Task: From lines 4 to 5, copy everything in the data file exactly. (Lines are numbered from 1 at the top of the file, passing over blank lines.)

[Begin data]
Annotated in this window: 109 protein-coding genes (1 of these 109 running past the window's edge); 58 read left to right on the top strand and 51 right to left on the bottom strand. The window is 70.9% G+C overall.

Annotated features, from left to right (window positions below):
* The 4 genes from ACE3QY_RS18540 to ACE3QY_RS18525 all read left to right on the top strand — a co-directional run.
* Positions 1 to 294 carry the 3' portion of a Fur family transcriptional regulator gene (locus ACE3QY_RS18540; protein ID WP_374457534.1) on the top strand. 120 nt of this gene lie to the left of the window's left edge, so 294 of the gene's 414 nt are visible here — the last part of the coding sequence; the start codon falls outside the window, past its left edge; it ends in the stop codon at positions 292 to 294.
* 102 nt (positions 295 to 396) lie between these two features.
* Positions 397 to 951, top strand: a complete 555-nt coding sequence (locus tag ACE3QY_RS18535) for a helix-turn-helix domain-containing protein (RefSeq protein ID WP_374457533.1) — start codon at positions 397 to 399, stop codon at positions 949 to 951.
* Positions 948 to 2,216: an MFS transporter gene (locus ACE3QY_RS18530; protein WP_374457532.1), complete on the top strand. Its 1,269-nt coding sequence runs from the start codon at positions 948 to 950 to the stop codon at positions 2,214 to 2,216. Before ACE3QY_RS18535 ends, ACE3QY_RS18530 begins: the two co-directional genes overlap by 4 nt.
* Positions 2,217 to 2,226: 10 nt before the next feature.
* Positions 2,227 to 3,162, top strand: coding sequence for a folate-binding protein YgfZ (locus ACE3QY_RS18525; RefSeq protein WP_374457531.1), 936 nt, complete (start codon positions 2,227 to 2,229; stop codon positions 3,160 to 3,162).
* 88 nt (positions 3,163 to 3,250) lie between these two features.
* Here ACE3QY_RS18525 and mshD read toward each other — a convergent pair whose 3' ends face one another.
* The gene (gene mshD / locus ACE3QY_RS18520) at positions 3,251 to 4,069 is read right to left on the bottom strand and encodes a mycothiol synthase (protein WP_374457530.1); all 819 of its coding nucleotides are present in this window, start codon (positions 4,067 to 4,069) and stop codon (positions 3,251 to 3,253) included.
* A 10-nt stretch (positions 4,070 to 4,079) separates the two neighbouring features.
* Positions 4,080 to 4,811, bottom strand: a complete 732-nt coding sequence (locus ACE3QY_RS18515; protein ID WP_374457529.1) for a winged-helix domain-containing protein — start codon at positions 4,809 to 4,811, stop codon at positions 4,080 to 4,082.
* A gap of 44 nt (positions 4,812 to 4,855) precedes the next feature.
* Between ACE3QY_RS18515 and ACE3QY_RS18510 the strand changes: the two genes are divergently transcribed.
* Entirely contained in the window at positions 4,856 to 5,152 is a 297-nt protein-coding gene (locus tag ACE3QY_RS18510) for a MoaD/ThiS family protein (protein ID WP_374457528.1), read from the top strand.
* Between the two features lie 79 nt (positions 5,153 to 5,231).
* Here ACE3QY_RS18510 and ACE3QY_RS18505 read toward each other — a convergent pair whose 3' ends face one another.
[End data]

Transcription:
* Positions 1 to 294 carry the 3' portion of a Fur family transcriptional regulator gene (locus ACE3QY_RS18540; protein ID WP_374457534.1) on the top strand. 120 nt of this gene lie to the left of the window's left edge, so 294 of the gene's 414 nt are visible here — the last part of the coding sequence; the start codon falls outside the window, past its left edge; it ends in the stop codon at positions 292 to 294.
* 102 nt (positions 295 to 396) lie between these two features.